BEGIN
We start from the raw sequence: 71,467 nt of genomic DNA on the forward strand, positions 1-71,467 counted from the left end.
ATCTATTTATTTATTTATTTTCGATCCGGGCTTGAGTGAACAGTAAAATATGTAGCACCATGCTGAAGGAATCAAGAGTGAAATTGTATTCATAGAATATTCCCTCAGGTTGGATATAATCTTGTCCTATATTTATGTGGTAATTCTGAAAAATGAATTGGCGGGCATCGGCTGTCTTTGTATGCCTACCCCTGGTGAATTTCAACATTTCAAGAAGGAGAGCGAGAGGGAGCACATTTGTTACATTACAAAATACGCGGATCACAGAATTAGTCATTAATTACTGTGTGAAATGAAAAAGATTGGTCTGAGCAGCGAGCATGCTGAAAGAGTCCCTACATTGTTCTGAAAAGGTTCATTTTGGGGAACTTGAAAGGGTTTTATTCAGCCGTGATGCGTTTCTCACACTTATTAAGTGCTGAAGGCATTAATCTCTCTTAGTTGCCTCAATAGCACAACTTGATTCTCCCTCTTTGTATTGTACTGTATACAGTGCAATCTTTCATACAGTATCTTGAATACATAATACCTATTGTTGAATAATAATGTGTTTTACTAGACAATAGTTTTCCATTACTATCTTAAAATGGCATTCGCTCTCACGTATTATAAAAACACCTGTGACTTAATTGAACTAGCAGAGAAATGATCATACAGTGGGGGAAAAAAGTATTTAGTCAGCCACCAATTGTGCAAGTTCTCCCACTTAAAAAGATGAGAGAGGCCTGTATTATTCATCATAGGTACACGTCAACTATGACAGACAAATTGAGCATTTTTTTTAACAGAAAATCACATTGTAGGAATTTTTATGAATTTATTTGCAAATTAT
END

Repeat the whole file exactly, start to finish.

We start from the raw sequence: 71,467 nt of genomic DNA on the forward strand, positions 1-71,467 counted from the left end.
ATCTATTTATTTATTTATTTTCGATCCGGGCTTGAGTGAACAGTAAAATATGTAGCACCATGCTGAAGGAATCAAGAGTGAAATTGTATTCATAGAATATTCCCTCAGGTTGGATATAATCTTGTCCTATATTTATGTGGTAATTCTGAAAAATGAATTGGCGGGCATCGGCTGTCTTTGTATGCCTACCCCTGGTGAATTTCAACATTTCAAGAAGGAGAGCGAGAGGGAGCACATTTGTTACATTACAAAATACGCGGATCACAGAATTAGTCATTAATTACTGTGTGAAATGAAAAAGATTGGTCTGAGCAGCGAGCATGCTGAAAGAGTCCCTACATTGTTCTGAAAAGGTTCATTTTGGGGAACTTGAAAGGGTTTTATTCAGCCGTGATGCGTTTCTCACACTTATTAAGTGCTGAAGGCATTAATCTCTCTTAGTTGCCTCAATAGCACAACTTGATTCTCCCTCTTTGTATTGTACTGTATACAGTGCAATCTTTCATACAGTATCTTGAATACATAATACCTATTGTTGAATAATAATGTGTTTTACTAGACAATAGTTTTCCATTACTATCTTAAAATGGCATTCGCTCTCACGTATTATAAAAACACCTGTGACTTAATTGAACTAGCAGAGAAATGATCATACAGTGGGGGAAAAAAGTATTTAGTCAGCCACCAATTGTGCAAGTTCTCCCACTTAAAAAGATGAGAGAGGCCTGTATTATTCATCATAGGTACACGTCAACTATGACAGACAAATTGAGCATTTTTTTTAACAGAAAATCACATTGTAGGAATTTTTATGAATTTATTTGCAAATTAT